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Return home post-earthquake, Kathmandu.

Pre-earthquake I had the same story every time I visited in the past 8 years – the story about the struggles of catching up with its pace, and its social and cultural glitches, hiked up prices of taxi fares, traffic jams, and general political strikes, yet with the relief of being home.

It was different post-earthquake. Nepal had suffered two high magnitude earthquakes in less than a month. Media coverage had showcased its destruction and travel advisers were enlisted to limit the voyeurs that were not professionally sanctioned. The vulnerability had escalated exponentially in all facets of life. The economic and political instability of the country was, now, old news, yet had higher impact given the circumstances.

The 8,000 lives lost during the disaster was a tragedy as the survivors continue to struggle in its aftermath. Broken houses, rubble on sidewalks and cracks on every building, amidst the fear of re-occurring aftershocks, had a negative effect on people of the capital and the nation at large. Every conversation started with earthquake, and its impact.

Yet, a lot of things remain unchanged. The Himalayan countryside is still extremely beautiful with the mountainous skyline and wonderfully hospitable charm. The cities with old temples still exhibit the richness of culture and heritage. The places remain shaken, but people’s values and hopes are stronger than ever. The tales of their resilience can’t be mentioned enough. My excitement of going back also remained the same, and experience lived up to expectations.

But, also evident is the limitation in my imagination of life outside Kathmandu.

Landslide, main road, Dolakha, Nepal. August 2015. Photo by Suvekshya Aryal
The author on the way to Sailungeshowr VDC for monitoring. Dolakha, Nepal. August 2015. Photo by Yogendra Napit
Baseline Survey, Ramkot, Kathmandu, Nepal. July 2015. Photo by Suvekshya Aryal

Clambering uphill, the beauty and struggles of rural Nepal

Life in rural Nepal is much more beautiful and twice as difficult. The rural parts lie northeast of Kathmandu, closer to the Himalayan range. The roads that take you to the picturesque mountainside go through hills and valleys. Some are so high that you are amongst the clouds with the timid mountains beneath you.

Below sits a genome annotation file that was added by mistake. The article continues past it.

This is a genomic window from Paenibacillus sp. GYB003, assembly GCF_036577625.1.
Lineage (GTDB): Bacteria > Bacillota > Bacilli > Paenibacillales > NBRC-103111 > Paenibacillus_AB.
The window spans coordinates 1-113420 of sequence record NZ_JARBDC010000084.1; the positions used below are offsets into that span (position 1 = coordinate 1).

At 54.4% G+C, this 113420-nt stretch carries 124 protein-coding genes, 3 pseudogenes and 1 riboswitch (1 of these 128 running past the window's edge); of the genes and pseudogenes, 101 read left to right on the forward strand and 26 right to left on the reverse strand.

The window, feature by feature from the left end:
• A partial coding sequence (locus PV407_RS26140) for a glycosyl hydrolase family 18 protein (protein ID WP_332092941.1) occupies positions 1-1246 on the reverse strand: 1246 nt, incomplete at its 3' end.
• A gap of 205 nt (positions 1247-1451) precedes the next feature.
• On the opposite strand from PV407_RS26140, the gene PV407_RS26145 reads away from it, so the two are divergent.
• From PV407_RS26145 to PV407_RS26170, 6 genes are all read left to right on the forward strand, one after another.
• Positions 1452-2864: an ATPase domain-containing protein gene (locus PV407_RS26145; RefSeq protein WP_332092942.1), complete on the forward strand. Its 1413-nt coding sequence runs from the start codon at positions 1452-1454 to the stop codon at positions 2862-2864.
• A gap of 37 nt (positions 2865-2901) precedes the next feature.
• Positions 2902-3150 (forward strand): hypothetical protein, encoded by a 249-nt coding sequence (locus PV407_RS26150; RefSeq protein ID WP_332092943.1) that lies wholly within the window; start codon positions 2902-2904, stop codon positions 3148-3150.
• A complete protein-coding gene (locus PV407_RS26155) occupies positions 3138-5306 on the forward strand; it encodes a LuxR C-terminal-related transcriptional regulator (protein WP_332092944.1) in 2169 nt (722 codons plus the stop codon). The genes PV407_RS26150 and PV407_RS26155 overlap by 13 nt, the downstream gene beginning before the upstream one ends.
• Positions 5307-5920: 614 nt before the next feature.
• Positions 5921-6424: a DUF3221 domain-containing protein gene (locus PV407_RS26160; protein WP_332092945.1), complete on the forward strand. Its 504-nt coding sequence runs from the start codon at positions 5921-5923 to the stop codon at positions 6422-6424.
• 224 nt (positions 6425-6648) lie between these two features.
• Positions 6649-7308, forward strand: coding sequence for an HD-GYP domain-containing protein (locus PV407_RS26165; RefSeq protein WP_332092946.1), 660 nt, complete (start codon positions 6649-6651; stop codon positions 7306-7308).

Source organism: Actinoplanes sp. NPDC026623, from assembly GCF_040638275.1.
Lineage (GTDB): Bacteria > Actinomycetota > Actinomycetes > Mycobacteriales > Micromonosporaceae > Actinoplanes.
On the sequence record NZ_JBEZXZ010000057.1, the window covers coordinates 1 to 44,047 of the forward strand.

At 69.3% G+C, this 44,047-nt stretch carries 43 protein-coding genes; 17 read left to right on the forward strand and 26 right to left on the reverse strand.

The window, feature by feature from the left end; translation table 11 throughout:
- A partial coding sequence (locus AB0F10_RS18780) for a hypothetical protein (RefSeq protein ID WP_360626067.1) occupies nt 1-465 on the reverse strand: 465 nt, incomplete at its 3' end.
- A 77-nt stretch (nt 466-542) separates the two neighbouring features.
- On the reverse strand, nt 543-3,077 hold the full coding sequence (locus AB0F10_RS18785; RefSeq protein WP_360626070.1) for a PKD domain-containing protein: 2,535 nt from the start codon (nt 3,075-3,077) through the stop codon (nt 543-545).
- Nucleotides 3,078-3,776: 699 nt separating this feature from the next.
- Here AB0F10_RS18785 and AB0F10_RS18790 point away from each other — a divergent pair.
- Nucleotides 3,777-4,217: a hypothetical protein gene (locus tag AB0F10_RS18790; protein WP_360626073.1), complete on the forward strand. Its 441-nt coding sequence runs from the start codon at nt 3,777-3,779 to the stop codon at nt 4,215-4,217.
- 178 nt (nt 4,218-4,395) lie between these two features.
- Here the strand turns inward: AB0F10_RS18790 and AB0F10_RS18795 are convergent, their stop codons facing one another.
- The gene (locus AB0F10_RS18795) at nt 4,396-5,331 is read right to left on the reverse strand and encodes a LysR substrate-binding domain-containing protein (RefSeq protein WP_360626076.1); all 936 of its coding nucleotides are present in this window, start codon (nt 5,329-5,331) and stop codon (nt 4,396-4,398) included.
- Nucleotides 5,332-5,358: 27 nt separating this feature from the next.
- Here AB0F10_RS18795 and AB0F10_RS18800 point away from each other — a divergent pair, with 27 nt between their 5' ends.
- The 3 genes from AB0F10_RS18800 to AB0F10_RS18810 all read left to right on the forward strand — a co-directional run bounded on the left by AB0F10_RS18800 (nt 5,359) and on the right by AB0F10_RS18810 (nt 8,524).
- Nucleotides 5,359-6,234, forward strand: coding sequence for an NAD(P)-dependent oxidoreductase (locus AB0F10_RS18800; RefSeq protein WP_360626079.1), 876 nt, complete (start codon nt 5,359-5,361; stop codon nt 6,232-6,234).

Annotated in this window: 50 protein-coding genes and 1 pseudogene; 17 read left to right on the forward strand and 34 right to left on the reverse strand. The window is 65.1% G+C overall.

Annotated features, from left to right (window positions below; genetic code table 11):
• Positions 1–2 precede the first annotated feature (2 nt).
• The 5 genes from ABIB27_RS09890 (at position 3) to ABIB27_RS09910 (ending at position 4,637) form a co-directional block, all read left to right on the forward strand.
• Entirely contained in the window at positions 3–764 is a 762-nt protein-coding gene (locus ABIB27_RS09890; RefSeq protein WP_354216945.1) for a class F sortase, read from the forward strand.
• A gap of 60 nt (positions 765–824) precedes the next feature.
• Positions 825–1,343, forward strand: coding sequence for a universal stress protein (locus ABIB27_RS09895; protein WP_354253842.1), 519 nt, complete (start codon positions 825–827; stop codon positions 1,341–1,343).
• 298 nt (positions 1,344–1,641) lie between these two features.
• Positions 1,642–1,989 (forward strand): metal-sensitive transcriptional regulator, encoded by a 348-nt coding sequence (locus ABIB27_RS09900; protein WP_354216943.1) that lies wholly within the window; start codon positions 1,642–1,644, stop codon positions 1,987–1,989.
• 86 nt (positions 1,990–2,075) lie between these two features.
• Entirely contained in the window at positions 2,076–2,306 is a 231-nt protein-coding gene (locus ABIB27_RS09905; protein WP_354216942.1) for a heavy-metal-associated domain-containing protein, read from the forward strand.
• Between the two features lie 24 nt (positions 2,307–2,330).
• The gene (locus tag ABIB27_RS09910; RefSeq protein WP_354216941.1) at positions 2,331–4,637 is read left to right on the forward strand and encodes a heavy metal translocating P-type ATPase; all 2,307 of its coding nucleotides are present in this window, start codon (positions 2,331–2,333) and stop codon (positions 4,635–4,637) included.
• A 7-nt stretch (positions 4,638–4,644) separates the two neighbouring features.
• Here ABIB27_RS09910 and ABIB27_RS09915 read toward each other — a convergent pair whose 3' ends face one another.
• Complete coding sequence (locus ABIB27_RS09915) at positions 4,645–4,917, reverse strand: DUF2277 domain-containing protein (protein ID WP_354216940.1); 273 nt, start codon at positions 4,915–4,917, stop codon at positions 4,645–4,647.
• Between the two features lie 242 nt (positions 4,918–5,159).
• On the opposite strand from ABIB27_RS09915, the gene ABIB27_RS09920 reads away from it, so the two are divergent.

Growing up, I had always wanted to visit these places, hike up to the mountains, meet the people who lived so far from the capital. I finally got a chance to do this during data collection for the Child Friendly Space (CFS) inter-agency evaluation.

In the villages of Dolakha and Sindhupalchowk, electricity or shortage of petroleum products, and hiked up prices of everyday consumables weren’t the issue. It’s about basic needs for sustenance, dependent on agricultural products, farmlands, and livestock. Half of the CFSs to be evaluated were located in the villages of these two districts. After visiting these places for surveys, we could grasp the urgency of the situation and the logistical nightmare of distributing relief materials and setting up the CFSs.

The villages lie up in the hills, only accessible by dirt-roads. Once the monsoon season came, these villages were only reachable on foot. The situation was made worse by the aftershocks that caused the risk of landslides in mountain roads. Getting to the villages where the CFS were set up required will, endurance, and motivation, apart from being qualified for the job, for us city dwellers.

We had to reconsider our plans every time we went for data collection. Dolakha was the most difficult and a perfect example. We had planned to do surveys in 5 villages, we could only finish two. Due to flooded roads the challenges peaked; we had to hike uphill for 5 hours with limited time to finish the surveys and head back, and with a large team to accommodate for.

In the end, this work has been an exciting and fulfilling achievement for me that made up for all the struggles.

Personally, it changed my perspectives of life, about its simplistic view for sustenance. People have come out of the tragedy with such strength, in both urban and rural areas, that they are more prepared now than ever. Their resilience inspired me, and their hopes motivated me. The act of kindness, in Kathmandu and Dolakha, revealed their true values.

Professionally, it provided a meaning for the real purpose behind the research project, was so much more revealing than the mere statistics. Without direct exposure to the field, and interaction to the community members, the picture wouldn’t have been clear. It gave a sense of purpose to reach out to evaluate the situation for children following the earthquake. With different assessment tools and focus group discussions, we were successful in documenting the condition of the program in several locations and bringing us one step closer towards evidence-driven interventions.
By Suvekshya Aryal

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